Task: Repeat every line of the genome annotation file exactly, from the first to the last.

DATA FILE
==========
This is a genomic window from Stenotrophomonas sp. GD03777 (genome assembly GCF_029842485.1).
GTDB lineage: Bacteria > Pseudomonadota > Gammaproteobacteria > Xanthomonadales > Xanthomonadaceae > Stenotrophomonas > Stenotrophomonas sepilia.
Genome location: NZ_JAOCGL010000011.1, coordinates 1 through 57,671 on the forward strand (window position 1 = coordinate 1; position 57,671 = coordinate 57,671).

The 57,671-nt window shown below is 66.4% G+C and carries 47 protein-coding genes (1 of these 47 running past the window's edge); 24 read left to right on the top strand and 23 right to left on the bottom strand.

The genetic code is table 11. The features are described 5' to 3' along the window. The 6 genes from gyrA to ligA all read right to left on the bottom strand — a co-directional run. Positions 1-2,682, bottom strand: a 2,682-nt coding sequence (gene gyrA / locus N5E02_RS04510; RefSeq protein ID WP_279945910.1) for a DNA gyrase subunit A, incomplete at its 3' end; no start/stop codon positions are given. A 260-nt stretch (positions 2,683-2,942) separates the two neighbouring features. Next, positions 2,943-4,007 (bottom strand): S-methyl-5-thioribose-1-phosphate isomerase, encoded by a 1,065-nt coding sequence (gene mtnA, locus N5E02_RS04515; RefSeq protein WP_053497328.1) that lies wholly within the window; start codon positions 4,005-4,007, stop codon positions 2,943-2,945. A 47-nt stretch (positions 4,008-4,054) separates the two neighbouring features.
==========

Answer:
This is a genomic window from Stenotrophomonas sp. GD03777 (genome assembly GCF_029842485.1).
GTDB lineage: Bacteria > Pseudomonadota > Gammaproteobacteria > Xanthomonadales > Xanthomonadaceae > Stenotrophomonas > Stenotrophomonas sepilia.
Genome location: NZ_JAOCGL010000011.1, coordinates 1 through 57,671 on the forward strand (window position 1 = coordinate 1; position 57,671 = coordinate 57,671).

The 57,671-nt window shown below is 66.4% G+C and carries 47 protein-coding genes (1 of these 47 running past the window's edge); 24 read left to right on the top strand and 23 right to left on the bottom strand.

The genetic code is table 11. The features are described 5' to 3' along the window. The 6 genes from gyrA to ligA all read right to left on the bottom strand — a co-directional run. Positions 1-2,682, bottom strand: a 2,682-nt coding sequence (gene gyrA / locus N5E02_RS04510; RefSeq protein ID WP_279945910.1) for a DNA gyrase subunit A, incomplete at its 3' end; no start/stop codon positions are given. A 260-nt stretch (positions 2,683-2,942) separates the two neighbouring features. Next, positions 2,943-4,007 (bottom strand): S-methyl-5-thioribose-1-phosphate isomerase, encoded by a 1,065-nt coding sequence (gene mtnA, locus N5E02_RS04515; RefSeq protein WP_053497328.1) that lies wholly within the window; start codon positions 4,005-4,007, stop codon positions 2,943-2,945. A 47-nt stretch (positions 4,008-4,054) separates the two neighbouring features.